Michelangelo Antonioni's 1960s panoramas of contemporary alienation were decade-defining artistic events, and RED DESERT, his first color film, remains one of his greatest. This provocative look at the spiritual desolation of the technological age--about a disaffected woman, brilliantly portrayed by Antonioni muse Monica Vitti (L'avventura), wandering through a bleak industrial landscape beset by power plants and environmental toxins, and tentatively flirting with her husband's coworker, played by Richard Harris (This Sporting Life)--continues to exert force over viewers. With one startling, painterly composition after another--of abandoned fishing cottages, electrical towers, overwhelming docked ships--RED DESERT creates a nearly apocalyptic image of its time, and confirms Antonioni as cinema's preeminent poet of the modern age.
As Michelangelo Antonioni's first color film, Red Desert
continues the director's Italian neorealist examinations of human anxieties induced by industrialization. Made in 1964, the film chronicles a neurotic woman, Giuliana (Monica Vitti), who suffers from loneliness and estrangement from her factory worker husband, Ugo (Carlo Chionetti). While in the opening scenes Giuliana totes around her son, Valerio (Valerio Bartoleschi), a majority of the film focuses not on her role as mother but on her flirtation with Ugo's coworker, Corrado Zeller (Richard Harris). Throughout, human conflict unfolds in front of massive industrial landscapes that depict machinery and pollution to excessive degrees. Giuliana, established as somewhat of an unreliable narrator after she admits existential angst caused by a car accident that was intentional on her part, comes to look like the most sympathetic character by the end, compared to the others' cold distance. At the root of her illness is a woman who "wanted it all," as she says, when really all she wants is some purpose and connection. Shots capturing oily pools, electrical wires blocking the sky, and blaringly loud factory gear reinforce Giuliana's disconnect. Later in the film, one sees the familial repercussions of her inability to get a grasp on love, as little Valerio reenters the story. Even the title, Red Desert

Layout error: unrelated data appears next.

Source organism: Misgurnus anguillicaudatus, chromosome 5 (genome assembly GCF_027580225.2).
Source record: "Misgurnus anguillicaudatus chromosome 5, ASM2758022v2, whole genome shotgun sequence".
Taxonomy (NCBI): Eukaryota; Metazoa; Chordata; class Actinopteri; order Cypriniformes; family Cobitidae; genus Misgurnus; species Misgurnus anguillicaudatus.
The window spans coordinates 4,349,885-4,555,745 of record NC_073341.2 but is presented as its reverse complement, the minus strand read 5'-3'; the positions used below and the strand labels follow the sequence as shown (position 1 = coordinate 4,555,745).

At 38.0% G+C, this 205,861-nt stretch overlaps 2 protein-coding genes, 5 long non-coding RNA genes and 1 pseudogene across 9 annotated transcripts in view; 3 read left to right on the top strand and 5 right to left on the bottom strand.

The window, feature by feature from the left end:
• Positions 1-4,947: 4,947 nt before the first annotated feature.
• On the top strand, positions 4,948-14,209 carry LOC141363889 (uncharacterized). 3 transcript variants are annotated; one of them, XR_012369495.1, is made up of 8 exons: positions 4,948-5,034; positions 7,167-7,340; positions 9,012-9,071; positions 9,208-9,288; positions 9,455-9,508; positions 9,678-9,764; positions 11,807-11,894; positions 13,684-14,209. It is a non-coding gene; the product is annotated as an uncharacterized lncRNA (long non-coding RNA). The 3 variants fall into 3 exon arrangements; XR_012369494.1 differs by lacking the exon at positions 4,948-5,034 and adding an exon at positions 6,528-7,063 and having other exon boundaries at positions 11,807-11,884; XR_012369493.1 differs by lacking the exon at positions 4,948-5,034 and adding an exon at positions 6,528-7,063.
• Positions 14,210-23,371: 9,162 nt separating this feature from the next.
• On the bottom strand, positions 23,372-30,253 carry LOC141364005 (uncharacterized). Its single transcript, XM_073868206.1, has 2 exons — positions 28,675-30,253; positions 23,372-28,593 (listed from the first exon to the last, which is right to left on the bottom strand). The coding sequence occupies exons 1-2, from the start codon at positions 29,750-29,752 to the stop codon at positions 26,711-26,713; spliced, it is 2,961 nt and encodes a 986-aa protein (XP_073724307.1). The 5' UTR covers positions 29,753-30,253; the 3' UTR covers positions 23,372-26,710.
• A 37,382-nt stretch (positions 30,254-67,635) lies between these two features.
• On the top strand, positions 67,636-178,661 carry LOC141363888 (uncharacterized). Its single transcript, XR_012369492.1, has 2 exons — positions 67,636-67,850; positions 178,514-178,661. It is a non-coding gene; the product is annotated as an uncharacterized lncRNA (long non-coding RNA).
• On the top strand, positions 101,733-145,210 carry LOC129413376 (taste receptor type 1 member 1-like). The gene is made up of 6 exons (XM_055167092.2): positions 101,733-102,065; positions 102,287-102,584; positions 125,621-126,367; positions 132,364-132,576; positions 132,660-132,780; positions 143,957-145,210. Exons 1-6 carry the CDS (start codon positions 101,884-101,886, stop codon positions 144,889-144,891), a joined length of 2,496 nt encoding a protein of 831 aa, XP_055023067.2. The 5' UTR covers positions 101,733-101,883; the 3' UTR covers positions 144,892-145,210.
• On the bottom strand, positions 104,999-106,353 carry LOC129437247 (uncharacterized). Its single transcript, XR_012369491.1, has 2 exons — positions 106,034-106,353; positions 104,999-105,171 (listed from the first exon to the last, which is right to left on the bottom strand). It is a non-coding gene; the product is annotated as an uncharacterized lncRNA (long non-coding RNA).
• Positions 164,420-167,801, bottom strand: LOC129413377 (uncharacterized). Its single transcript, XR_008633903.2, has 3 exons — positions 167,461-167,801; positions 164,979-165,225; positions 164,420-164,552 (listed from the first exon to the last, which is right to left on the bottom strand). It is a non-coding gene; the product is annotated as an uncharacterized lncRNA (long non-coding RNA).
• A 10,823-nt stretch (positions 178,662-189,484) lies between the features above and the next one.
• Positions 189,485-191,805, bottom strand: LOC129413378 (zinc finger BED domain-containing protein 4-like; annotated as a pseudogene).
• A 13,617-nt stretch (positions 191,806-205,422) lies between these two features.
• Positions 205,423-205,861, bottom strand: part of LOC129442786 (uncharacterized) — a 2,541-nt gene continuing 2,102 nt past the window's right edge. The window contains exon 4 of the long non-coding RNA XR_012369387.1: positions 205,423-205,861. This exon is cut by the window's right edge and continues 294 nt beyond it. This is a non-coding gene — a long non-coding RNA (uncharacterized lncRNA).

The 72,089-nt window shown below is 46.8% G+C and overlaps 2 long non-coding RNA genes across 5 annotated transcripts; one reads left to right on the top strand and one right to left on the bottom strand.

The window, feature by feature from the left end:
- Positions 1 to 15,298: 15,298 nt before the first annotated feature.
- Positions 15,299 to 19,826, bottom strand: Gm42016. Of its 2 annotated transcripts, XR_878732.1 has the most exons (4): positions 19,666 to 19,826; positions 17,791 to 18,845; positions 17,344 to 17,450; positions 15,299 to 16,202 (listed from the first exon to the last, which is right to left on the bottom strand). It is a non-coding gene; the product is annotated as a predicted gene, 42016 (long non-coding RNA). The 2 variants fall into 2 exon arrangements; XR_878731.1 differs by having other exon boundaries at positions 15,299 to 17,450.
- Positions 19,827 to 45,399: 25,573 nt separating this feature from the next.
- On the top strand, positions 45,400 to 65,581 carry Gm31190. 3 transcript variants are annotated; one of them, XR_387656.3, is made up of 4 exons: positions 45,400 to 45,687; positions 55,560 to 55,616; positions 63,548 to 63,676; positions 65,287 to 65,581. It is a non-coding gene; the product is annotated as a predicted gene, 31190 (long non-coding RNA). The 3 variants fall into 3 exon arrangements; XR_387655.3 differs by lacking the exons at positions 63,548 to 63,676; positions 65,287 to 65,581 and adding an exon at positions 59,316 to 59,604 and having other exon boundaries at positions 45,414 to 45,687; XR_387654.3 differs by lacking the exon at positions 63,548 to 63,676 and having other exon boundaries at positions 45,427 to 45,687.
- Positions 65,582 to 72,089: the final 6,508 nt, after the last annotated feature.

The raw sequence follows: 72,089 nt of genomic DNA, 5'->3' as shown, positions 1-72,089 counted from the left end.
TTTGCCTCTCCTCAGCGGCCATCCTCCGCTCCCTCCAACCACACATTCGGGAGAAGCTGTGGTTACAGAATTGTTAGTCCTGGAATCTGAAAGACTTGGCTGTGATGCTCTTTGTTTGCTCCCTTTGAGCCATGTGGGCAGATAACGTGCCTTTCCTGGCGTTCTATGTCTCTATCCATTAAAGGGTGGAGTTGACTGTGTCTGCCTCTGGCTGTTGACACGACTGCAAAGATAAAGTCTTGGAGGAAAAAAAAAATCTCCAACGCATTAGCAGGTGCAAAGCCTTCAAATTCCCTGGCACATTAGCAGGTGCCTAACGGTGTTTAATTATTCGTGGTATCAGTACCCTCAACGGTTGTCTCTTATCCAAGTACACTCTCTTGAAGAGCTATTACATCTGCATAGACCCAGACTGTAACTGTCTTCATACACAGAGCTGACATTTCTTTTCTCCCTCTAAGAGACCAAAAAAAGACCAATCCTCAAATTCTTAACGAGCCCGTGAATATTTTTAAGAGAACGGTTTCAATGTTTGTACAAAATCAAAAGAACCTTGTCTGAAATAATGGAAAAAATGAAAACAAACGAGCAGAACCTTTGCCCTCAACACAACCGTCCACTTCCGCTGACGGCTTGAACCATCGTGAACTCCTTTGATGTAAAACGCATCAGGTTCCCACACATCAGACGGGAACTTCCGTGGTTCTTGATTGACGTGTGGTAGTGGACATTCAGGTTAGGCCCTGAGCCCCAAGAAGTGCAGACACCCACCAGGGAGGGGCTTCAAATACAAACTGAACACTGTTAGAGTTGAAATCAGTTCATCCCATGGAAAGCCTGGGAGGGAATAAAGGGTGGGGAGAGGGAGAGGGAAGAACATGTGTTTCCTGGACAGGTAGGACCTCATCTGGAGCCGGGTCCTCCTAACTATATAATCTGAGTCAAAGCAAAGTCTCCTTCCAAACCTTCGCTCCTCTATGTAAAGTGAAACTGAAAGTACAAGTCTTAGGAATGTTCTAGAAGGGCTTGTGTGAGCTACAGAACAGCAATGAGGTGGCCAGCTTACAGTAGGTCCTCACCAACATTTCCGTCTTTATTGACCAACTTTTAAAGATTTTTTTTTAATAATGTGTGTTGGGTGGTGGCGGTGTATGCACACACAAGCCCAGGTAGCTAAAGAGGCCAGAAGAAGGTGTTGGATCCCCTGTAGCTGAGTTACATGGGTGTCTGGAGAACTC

, sets up this film as a study in how color can manipulate the viewer's emotions. Each shot, each scene, is so carefully composed that it has an almost eerie staged feel. A wonderfully funny, sexy sequence mid-film, in which Ugo, Giuliana, and Corrado visit a shack populated by bored, sex-crazed girls, lightens what is a rather melancholic portrayal of brewing madness.
Criterion Collection's treatment of Red Desert is excellent, as well. Two short black-and-white Antonioni documentaries, "N.U." and "Gente del Po," illustrate this director's earlier attempts at capturing on film the modern dilemma facing humans at the hands of burgeoning technology. Two archival interviews, one with Antonioni and one with Vitti, are full of rich anecdotal background information about the inspiration for Red Desert and L'Avventura. Even the film's dailies are included in the supplements so one can see how Antonioni composed and pulled off his amazing camera work. --Trinie Dalton